Groundbreaking Battery System Powers Vermont State House During Recent Severe Storm
Successful First ‘Real World’ Use of Pioneering Resiliency Project Is Model for Other Public Buildings
MONTPELIER, Vt. – We told you several weeks ago about the pioneering back-up power system at the Vermont State House, designed to keep critical systems running during an outage. The Samsung Mega E2 battery system in the basement got its first chance at proving its capabilities when the State House power kicked off last Friday due to a major storm. The backup system performed successfully, powering the critical building safety systems selected by the state to be tied to the auxiliary power – systems like fire suppression pumps, and elevators.
The battery project is the first in the nation to back up a state capitol building, and is providing innovative, low-carbon, cost-effective power during outages thanks to a partnership between the state of Vermont, Northern Reliability, Dynapower, Virtual Peaker and Green Mountain Power (GMP). The project can serve as a model to add resiliency to other public buildings while helping to reduce reliance on fossil fuels cost effectively.
“The system worked exactly as it was designed to, ensuring that critical electric loads continued to operate seamlessly. We have been testing the system for months, but this was the first real-world deployment, and we are very pleased with the performance,” said Vermont Buildings and General Services Commissioner Jennifer Fitch.
The batteries helped the livestream of the Senate floor business continue through the outage, but the lights in the Senate chamber went out, as they are not connected to the energy storage system.
“It’s always disruptive when the power goes out, but it was such a relief to know that the most critical systems were functioning thanks to this great project,” said Sen. President Pro Tem Becca Balint. “We appreciate the efforts being made to ensure that more of our work can continue in the future if there are outages again.”
Northern Reliability, of Waterbury, designed the battery system. “It’s always exciting to see our systems fulfill their directives. Storage has so many benefits that can be realized; whether it’s the financial benefits of offsetting peak demand, power conditioning for sensitive equipment, resiliency, redundancy, or in this case, storm recovery, it’s literally an energy ‘Swiss Army Knife.’ These benefits can help so many businesses get through storms and outages without skipping a beat,” said Northern Reliability CEO Jay Bellows.
The batteries are part of GMP’s first-in-the-country Bring Your Own Device (BYOD) for Business program which provides financial incentives to businesses that install batteries and share some of that backup energy. GMP uses that stored power during energy peaks, when power is costliest and dirtiest. This reduces costs for all GMP customers and also covers the cost of the incentives in the BYOD for Business program.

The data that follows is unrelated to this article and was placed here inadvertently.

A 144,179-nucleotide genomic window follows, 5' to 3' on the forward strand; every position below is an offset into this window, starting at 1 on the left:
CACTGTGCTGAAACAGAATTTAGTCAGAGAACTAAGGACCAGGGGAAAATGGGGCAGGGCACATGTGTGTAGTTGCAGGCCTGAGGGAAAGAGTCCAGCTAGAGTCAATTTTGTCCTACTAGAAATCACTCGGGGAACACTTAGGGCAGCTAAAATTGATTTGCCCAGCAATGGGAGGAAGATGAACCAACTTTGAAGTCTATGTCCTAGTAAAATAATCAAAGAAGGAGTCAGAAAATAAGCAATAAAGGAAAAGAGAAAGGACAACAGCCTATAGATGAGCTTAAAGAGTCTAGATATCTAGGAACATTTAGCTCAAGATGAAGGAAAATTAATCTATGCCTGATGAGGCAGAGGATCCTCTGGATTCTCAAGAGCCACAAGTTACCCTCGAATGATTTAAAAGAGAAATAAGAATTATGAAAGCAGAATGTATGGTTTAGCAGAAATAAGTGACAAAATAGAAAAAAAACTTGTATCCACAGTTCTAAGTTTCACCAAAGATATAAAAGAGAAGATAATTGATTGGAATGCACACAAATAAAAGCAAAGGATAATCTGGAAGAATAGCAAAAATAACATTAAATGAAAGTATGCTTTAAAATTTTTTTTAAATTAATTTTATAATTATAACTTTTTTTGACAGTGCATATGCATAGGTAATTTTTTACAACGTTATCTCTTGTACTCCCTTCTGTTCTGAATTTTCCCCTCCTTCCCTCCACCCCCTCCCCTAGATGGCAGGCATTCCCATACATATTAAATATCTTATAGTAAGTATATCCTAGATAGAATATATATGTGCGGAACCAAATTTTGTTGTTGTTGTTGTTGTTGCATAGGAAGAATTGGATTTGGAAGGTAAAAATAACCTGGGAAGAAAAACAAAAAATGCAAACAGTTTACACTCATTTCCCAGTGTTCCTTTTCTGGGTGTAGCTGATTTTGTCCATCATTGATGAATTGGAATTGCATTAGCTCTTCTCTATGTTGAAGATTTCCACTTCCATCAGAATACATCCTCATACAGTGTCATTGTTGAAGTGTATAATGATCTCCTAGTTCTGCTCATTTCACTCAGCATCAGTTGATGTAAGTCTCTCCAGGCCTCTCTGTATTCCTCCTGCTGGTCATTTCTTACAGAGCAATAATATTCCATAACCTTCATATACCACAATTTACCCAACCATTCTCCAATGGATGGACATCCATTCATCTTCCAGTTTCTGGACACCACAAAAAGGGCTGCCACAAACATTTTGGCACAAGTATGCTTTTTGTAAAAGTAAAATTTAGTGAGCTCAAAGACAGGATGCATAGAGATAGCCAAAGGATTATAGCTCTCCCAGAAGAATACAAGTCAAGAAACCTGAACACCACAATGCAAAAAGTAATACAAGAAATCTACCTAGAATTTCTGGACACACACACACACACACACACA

“It is great to see a collaboration like this be successful, keeping a critical part of our state connected and resilient in the face of severe weather. Batteries empower customers and communities, providing connection, convenience and safety while reducing costs and carbon emissions at the same time,” said Mari McClure, GMP president and CEO.
While supplying clean backup power during outages, the State House battery project is also expected to save Vermont taxpayers $44,000 and GMP customers an additional $18,000 over 10 years, while also supplying clean backup power. The batteries are projected to reduce carbon emissions by 6,388 pounds per year, the equivalent of not using 326 gallons of gasoline.
Video clips of battery system and Vermont statehouse:
About Green Mountain Power
Green Mountain Power (GMP) serves approximately 266,000 residential and business customers in Vermont and is partnering with them to improve lives and transform communities. GMP is focused on a new way of doing business to meet the needs of customers with integrated energy services that help people use less energy and save money, while continuing to generate clean, cost-effective and reliable power in Vermont. GMP is the first utility in the world to get a B Corp certification, meeting rigorous social, environmental, accountability and transparency standards and committing to use business as a force for good. GMP earned a spot on Fast Company’s Most Innovative Companies in the World list four years in a row (2017, 2018, 2019, 2020). In 2019 GMP was honored by the Vermont Chamber of Commerce and Vermont Business Magazine with the Deane C. Davis Outstanding Vermont Business of the Year Award.
Kristin Kelly, Green Mountain Power
It is great to see a collaboration like this be successful, keeping a critical part of our state connected and resilient in the face of severe weather. Batteries empower customers and communities, providing connection, convenience and safety while reducing costs and carbon emissions at the same time.Mari McClure, GMP President and CEO